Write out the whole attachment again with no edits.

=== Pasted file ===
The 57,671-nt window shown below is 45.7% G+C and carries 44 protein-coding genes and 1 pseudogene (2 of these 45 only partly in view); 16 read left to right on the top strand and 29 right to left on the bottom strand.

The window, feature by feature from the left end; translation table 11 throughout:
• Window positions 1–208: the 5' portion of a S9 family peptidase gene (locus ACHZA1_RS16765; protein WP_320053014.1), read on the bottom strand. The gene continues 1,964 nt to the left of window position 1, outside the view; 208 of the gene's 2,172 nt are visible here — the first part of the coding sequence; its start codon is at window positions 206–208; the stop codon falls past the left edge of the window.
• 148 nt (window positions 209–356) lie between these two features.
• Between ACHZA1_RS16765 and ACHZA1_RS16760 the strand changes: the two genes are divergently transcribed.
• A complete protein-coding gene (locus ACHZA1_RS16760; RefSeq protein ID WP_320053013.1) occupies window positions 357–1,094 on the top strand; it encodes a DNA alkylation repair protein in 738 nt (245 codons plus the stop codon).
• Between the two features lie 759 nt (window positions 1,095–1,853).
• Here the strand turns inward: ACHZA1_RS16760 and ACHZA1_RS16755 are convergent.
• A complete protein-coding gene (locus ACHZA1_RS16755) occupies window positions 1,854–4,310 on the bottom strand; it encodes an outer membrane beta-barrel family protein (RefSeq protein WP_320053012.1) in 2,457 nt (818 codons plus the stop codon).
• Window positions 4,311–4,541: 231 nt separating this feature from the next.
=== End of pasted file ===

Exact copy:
The 57,671-nt window shown below is 45.7% G+C and carries 44 protein-coding genes and 1 pseudogene (2 of these 45 only partly in view); 16 read left to right on the top strand and 29 right to left on the bottom strand.

The window, feature by feature from the left end; translation table 11 throughout:
• Window positions 1–208: the 5' portion of a S9 family peptidase gene (locus ACHZA1_RS16765; protein WP_320053014.1), read on the bottom strand. The gene continues 1,964 nt to the left of window position 1, outside the view; 208 of the gene's 2,172 nt are visible here — the first part of the coding sequence; its start codon is at window positions 206–208; the stop codon falls past the left edge of the window.
• 148 nt (window positions 209–356) lie between these two features.
• Between ACHZA1_RS16765 and ACHZA1_RS16760 the strand changes: the two genes are divergently transcribed.
• A complete protein-coding gene (locus ACHZA1_RS16760; RefSeq protein ID WP_320053013.1) occupies window positions 357–1,094 on the top strand; it encodes a DNA alkylation repair protein in 738 nt (245 codons plus the stop codon).
• Between the two features lie 759 nt (window positions 1,095–1,853).
• Here the strand turns inward: ACHZA1_RS16760 and ACHZA1_RS16755 are convergent.
• A complete protein-coding gene (locus ACHZA1_RS16755) occupies window positions 1,854–4,310 on the bottom strand; it encodes an outer membrane beta-barrel family protein (RefSeq protein WP_320053012.1) in 2,457 nt (818 codons plus the stop codon).
• Window positions 4,311–4,541: 231 nt separating this feature from the next.